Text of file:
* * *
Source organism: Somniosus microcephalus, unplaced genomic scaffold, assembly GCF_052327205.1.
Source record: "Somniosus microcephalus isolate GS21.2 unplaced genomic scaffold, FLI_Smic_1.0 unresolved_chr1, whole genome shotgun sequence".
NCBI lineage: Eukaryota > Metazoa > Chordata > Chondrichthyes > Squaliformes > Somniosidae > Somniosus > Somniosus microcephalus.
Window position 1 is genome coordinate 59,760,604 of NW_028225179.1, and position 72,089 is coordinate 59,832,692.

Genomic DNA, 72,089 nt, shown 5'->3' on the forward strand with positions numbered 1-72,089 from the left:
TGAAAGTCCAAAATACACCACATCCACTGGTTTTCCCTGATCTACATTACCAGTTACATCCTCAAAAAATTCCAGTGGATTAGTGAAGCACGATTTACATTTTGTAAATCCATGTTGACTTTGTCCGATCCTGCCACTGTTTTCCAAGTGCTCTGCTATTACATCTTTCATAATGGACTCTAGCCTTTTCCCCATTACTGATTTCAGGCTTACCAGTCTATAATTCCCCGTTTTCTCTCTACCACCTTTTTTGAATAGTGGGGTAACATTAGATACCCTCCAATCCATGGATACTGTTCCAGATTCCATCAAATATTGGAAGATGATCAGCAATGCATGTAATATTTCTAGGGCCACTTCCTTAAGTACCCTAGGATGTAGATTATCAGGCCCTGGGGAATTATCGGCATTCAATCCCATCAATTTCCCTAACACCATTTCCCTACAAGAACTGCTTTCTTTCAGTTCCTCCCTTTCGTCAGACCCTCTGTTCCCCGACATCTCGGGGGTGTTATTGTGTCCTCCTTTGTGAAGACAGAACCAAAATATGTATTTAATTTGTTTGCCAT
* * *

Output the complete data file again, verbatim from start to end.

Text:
Source organism: Somniosus microcephalus, unplaced genomic scaffold, assembly GCF_052327205.1.
Source record: "Somniosus microcephalus isolate GS21.2 unplaced genomic scaffold, FLI_Smic_1.0 unresolved_chr1, whole genome shotgun sequence".
NCBI lineage: Eukaryota > Metazoa > Chordata > Chondrichthyes > Squaliformes > Somniosidae > Somniosus > Somniosus microcephalus.
Window position 1 is genome coordinate 59,760,604 of NW_028225179.1, and position 72,089 is coordinate 59,832,692.

Genomic DNA, 72,089 nt, shown 5'->3' on the forward strand with positions numbered 1-72,089 from the left:
TGAAAGTCCAAAATACACCACATCCACTGGTTTTCCCTGATCTACATTACCAGTTACATCCTCAAAAAATTCCAGTGGATTAGTGAAGCACGATTTACATTTTGTAAATCCATGTTGACTTTGTCCGATCCTGCCACTGTTTTCCAAGTGCTCTGCTATTACATCTTTCATAATGGACTCTAGCCTTTTCCCCATTACTGATTTCAGGCTTACCAGTCTATAATTCCCCGTTTTCTCTCTACCACCTTTTTTGAATAGTGGGGTAACATTAGATACCCTCCAATCCATGGATACTGTTCCAGATTCCATCAAATATTGGAAGATGATCAGCAATGCATGTAATATTTCTAGGGCCACTTCCTTAAGTACCCTAGGATGTAGATTATCAGGCCCTGGGGAATTATCGGCATTCAATCCCATCAATTTCCCTAACACCATTTCCCTACAAGAACTGCTTTCTTTCAGTTCCTCCCTTTCGTCAGACCCTCTGTTCCCCGACATCTCGGGGGTGTTATTGTGTCCTCCTTTGTGAAGACAGAACCAAAATATGTATTTAATTTGTTTGCCAT